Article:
A Maggi-cal Sauce, Beloved Around the World
If there’s one food item that could knit together all the immigrant communities of New York City, it would have to be Maggi, the ubiquitous seasoning sauce that’s fundamental to cuisines around the world. Aurora Almendral, a reporting fellow with Feet in 2 Worlds, explains:
You’ll need it if you want to cook West African joloff rice or Austrian fritatenzuppen. It’s sold in liter-sized bottles in China and Poland, and it’s just as familiar on German tables as it is on Filipino ones. The Vietnamese sprinkle it on their bahn mí and the Mexicans in their jugo de res.
Maggi seasoning, one of the world’s first industrially-produced foods, has found its way into some of the most classic recipes of far-flung, otherwise unrelated cuisines.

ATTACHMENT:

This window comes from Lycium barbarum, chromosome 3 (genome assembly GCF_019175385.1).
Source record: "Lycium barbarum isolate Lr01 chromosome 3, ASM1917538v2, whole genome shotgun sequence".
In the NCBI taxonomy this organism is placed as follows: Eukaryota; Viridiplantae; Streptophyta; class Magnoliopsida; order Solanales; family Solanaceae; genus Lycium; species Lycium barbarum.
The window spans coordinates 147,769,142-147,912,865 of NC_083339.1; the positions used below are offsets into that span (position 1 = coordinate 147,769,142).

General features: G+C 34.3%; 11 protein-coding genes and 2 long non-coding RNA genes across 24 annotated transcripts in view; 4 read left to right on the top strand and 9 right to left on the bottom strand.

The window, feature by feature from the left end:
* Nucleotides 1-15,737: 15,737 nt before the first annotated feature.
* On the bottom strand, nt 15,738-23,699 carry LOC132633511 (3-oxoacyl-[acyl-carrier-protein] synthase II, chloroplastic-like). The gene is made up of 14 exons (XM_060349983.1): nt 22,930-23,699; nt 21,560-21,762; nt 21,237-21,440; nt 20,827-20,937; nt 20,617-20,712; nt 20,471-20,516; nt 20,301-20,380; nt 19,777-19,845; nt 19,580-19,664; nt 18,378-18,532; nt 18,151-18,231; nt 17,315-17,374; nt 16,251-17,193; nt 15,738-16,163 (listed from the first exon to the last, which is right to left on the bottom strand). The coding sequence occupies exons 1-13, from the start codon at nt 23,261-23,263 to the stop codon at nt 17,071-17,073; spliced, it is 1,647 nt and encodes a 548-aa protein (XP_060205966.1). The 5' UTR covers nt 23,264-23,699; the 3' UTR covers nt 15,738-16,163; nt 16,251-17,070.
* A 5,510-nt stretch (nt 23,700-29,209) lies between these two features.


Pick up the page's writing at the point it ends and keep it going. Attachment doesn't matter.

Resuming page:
Officially, the sauce was invented in 1886 by Julius Maggi in Switzerland, but that doesn’t matter to the immigrants I interviewed. For them it’s the taste of home.
In the podcast above, Almendral investigates the worldwide appeal of this MSG-based sauce. Feet in 2 Worlds offers recipes for Nigerian yam porridge, Filipino poached shrimp, and a dish that Almendral herself named after a street she lived on in Madrid, Calle Sombrerete Chicken.
And then there’s this 1912 advertisement, featuring a dancing, multiplying Maggi bottle: